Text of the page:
The U.S. Army established Fort Churchill in July 1860 to protect wagon roads and settlers in the region following the bloody battles that year of the Pyramid Lake War between local miners and settlers, and the Northern Paiutes and their allies.
Family-style Basque meals are served daily at the Winnemucca Hotel & Bar, hosted by Michael Lynne Olana in this 2008 photograph.
The Tonopah Historic Mining Park is located on the site of the original mining claims of 1900 that started the rush to Tonopah.
The Bucket of Blood, with its live music, authentic bar, and elaborate decor, is frequently voted the best rural saloon in Nevada. It is an excellent example of a business founded in the 1930s that evolved in response to growing tourism.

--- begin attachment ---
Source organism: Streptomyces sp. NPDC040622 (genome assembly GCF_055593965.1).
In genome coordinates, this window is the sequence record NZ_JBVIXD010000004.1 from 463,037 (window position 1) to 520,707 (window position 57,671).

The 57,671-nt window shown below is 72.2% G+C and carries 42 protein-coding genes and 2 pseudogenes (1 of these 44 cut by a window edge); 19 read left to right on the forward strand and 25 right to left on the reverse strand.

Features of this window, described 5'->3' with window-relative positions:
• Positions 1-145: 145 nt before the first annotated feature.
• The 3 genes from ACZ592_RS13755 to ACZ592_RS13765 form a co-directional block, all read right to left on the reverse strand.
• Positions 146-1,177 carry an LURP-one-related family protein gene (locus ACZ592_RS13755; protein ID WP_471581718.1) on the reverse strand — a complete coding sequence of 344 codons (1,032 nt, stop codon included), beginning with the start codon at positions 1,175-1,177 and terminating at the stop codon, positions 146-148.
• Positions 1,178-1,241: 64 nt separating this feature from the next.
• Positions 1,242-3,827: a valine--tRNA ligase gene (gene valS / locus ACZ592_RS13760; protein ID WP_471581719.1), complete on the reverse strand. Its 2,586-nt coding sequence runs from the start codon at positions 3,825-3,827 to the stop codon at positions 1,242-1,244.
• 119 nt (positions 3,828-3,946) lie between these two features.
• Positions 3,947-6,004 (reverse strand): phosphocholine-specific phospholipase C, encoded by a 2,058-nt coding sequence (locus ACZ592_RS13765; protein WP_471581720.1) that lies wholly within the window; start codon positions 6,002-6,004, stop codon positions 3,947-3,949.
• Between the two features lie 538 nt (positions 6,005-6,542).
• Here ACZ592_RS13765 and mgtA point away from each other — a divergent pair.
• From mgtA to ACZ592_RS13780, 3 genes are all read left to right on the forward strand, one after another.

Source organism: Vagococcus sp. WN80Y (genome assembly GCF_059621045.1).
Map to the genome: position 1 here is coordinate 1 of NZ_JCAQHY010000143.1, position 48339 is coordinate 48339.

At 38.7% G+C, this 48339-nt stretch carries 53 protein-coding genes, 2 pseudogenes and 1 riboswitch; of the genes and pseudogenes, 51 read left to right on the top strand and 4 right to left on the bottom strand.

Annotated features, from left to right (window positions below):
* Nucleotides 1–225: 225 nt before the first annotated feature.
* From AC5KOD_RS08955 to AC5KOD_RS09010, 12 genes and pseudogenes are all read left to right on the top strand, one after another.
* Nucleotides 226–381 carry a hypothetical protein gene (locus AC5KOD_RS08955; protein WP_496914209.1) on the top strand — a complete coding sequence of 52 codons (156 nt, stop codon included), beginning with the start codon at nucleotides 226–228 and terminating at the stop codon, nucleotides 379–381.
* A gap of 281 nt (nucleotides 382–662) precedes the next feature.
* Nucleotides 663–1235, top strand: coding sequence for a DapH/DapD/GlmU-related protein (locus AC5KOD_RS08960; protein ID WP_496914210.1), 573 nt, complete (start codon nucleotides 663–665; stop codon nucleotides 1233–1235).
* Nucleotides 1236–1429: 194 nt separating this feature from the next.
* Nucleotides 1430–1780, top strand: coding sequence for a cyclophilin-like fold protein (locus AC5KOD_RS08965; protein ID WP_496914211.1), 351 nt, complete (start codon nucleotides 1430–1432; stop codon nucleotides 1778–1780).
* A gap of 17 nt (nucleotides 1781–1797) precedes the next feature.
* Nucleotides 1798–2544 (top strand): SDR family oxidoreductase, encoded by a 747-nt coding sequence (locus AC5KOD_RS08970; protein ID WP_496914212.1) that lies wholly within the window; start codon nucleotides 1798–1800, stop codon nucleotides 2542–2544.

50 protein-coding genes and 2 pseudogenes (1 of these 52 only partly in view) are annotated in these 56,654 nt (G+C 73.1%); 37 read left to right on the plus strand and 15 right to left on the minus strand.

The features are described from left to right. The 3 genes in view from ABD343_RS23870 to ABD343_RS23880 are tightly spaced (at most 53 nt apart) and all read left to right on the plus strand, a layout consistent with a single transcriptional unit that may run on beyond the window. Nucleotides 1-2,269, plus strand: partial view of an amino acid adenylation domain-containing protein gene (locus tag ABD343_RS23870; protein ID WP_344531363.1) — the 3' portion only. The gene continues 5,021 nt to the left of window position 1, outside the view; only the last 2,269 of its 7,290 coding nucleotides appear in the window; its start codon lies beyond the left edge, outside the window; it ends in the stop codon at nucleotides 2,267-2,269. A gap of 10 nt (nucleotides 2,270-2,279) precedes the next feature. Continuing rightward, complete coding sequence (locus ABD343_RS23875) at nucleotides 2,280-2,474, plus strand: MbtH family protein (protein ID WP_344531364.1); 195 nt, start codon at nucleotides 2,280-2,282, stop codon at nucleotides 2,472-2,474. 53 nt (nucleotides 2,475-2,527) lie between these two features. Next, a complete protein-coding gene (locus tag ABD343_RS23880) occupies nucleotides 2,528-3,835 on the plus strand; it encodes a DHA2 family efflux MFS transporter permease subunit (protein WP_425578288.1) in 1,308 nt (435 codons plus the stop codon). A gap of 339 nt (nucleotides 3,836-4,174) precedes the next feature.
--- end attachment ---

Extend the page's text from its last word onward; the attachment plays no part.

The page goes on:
The hillsides west of Soldier Meadows Ranch rise up gently to the Applegate emigrant trail up through High Rock Canyon. Along the way there are several hot spring features that must’ve been a welcome respite for the emigrants in their wagon trains.
The Goldfield Hotel opened its doors in 1908, just a couple of years before the town’s mining boom was over. It was called in its day “the gem of the desert.”
Established in 1905, the First Presbyterian Church of Lamoille was in decline thirty years later. By the mid 1950s, attendance dwindling, the Nevada Presbytery dissolved the congregation.
A rivalry with neighboring Humboldt County prompted the commissioners of Pershing County to plan a courthouse in Lovelock that would put that of their northern neighbor to shame. Frederick J. DeLongchamps, the premiere Nevada architect of the day, was commissioned to design the structure.
A collection of navigable 360° panoramas created by Howard Goldbaum, a professor at the Reynolds School of Journalism at the University of Nevada, Reno. Please join us as we travel all around the Silver State in virtual reality.